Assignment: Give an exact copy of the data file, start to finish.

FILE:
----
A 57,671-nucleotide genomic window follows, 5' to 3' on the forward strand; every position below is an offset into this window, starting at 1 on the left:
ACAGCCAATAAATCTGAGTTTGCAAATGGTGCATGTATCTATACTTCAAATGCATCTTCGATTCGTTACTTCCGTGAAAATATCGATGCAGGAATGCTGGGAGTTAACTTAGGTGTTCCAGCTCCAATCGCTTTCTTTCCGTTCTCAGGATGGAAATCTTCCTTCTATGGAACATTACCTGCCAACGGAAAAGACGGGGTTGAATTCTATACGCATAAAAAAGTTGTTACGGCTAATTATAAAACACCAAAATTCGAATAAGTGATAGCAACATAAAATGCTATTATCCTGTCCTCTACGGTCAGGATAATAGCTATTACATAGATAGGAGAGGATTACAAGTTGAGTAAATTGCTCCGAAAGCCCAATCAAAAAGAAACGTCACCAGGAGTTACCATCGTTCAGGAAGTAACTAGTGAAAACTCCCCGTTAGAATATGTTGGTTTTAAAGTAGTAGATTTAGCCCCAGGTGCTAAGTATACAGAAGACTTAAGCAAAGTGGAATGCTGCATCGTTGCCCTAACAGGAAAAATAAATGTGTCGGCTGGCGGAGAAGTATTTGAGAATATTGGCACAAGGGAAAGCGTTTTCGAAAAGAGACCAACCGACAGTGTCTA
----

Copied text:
A 57,671-nucleotide genomic window follows, 5' to 3' on the forward strand; every position below is an offset into this window, starting at 1 on the left:
ACAGCCAATAAATCTGAGTTTGCAAATGGTGCATGTATCTATACTTCAAATGCATCTTCGATTCGTTACTTCCGTGAAAATATCGATGCAGGAATGCTGGGAGTTAACTTAGGTGTTCCAGCTCCAATCGCTTTCTTTCCGTTCTCAGGATGGAAATCTTCCTTCTATGGAACATTACCTGCCAACGGAAAAGACGGGGTTGAATTCTATACGCATAAAAAAGTTGTTACGGCTAATTATAAAACACCAAAATTCGAATAAGTGATAGCAACATAAAATGCTATTATCCTGTCCTCTACGGTCAGGATAATAGCTATTACATAGATAGGAGAGGATTACAAGTTGAGTAAATTGCTCCGAAAGCCCAATCAAAAAGAAACGTCACCAGGAGTTACCATCGTTCAGGAAGTAACTAGTGAAAACTCCCCGTTAGAATATGTTGGTTTTAAAGTAGTAGATTTAGCCCCAGGTGCTAAGTATACAGAAGACTTAAGCAAAGTGGAATGCTGCATCGTTGCCCTAACAGGAAAAATAAATGTGTCGGCTGGCGGAGAAGTATTTGAGAATATTGGCACAAGGGAAAGCGTTTTCGAAAAGAGACCAACCGACAGTGTCTA